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It’s become sport to knock the leading GOP candidate de jour off his or her pedestal. Michele Bachmann and Rick Perry were easy targets. Herman Cain has maintained a position at or near the top for nearly a month. While some mock him as just a glorified pizza man or another bogus “motivational speaker” from the right, he has succeeded in doing what no candidate from either party has done in recent memory. He has Republicans and Democrats alike talking about real issues – ones which often challenge our embedded thoughts and generate fresh thinking.

You may not like the 9-9-9 plan, but chances are that you have a pretty good idea of what it is. That means that you’re thinking about personal income taxes, corporate taxes, and sales taxes. If you watched the debate from Las Vegas, you heard a great deal about the value-added tax and how it Cain’s opinion, that’s not part of 9-9-9.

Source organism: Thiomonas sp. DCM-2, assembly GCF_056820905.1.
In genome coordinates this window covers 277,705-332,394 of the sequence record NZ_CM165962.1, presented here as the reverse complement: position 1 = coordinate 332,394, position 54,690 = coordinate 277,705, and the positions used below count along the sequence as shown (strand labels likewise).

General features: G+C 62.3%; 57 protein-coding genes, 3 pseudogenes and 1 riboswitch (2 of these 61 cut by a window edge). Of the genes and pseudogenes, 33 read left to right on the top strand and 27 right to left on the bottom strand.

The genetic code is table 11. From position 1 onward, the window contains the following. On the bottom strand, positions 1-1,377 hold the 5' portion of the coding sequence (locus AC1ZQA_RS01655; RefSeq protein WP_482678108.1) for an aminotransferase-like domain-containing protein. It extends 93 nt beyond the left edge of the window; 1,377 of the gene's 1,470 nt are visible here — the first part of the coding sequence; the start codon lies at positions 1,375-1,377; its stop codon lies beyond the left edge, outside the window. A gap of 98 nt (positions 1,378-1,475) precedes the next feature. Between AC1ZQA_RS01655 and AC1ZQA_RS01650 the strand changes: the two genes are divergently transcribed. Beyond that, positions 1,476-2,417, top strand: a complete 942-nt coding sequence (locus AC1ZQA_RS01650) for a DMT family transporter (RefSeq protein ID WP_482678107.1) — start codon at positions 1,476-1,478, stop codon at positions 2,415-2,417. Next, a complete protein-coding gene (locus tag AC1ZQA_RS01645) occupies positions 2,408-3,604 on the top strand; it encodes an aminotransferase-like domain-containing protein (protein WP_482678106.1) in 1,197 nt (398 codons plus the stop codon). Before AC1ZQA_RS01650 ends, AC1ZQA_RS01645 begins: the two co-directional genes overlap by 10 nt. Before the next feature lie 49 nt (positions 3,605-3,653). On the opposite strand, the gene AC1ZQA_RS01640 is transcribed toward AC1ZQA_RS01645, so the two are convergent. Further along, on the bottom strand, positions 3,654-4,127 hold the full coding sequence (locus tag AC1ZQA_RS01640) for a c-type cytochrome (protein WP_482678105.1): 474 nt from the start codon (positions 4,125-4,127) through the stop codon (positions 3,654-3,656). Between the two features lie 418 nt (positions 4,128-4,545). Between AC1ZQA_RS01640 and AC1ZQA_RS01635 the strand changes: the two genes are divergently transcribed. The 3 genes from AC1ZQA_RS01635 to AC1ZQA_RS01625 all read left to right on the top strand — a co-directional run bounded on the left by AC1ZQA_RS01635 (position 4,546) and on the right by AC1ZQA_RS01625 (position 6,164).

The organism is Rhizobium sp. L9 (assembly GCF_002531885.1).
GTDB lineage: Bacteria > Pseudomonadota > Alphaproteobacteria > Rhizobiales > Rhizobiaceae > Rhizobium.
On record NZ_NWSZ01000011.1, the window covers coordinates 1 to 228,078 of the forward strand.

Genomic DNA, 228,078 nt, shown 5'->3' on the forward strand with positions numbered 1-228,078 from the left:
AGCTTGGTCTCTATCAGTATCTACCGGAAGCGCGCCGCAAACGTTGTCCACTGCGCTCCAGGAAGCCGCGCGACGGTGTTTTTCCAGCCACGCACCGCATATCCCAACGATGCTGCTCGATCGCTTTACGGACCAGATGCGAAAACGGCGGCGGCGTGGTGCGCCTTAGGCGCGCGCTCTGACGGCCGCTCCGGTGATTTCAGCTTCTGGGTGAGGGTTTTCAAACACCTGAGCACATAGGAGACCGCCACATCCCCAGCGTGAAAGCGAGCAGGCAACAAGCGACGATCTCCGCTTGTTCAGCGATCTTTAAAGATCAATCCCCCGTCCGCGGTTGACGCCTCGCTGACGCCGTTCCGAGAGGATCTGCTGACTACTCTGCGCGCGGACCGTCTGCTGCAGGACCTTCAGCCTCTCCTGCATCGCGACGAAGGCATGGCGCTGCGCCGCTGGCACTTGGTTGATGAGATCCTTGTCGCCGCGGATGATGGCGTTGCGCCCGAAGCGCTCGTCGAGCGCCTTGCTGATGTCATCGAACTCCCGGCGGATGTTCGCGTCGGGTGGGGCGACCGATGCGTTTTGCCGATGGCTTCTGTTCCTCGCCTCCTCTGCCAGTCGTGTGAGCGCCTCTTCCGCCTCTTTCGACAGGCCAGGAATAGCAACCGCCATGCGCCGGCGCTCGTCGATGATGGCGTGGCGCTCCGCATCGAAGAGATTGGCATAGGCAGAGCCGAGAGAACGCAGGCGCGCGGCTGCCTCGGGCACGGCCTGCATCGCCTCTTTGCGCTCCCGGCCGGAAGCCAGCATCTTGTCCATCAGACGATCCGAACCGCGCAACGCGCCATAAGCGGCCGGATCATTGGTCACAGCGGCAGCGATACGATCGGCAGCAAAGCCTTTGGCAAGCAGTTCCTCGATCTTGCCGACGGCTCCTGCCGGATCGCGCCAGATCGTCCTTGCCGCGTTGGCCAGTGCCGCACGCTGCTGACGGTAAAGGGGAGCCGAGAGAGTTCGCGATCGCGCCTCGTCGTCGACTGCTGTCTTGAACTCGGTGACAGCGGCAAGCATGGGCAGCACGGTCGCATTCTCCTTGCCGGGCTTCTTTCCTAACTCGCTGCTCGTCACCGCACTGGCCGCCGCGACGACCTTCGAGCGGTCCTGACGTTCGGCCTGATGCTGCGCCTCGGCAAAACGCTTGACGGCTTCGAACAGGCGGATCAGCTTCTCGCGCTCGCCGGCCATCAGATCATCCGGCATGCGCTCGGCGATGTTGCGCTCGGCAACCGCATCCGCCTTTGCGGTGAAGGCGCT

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Wed Oct 19, 2011 at 06:45 AM PDT

Our leaders need more sleep

by ahl

As Bill Clinton reflected upon his presidency, he said that the biggest obstacle to making good policy decisions was operating with unceasing sleep deprivation. This is the same Bill Clinton who as a young man was remarkable at running on empty. His all-nighters at both Georgetown while an undergraduate and at Yale Law School were renowned. As a semester trudged on and many students were slaving away night after night, Clinton found a variety of ways to have a good time, ranging from thoughtful discussions with colleagues to serious partying. But if he had a paper due the next day or was scheduled to take a final exam, the night before he would create his own “hermitage” and often do a semester’s worth of work in one night. Fatigue was not a problem if he was taking a final the next day; his academic record shows consistently high grades.

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Tue Oct 11, 2011 at 10:10 AM PDT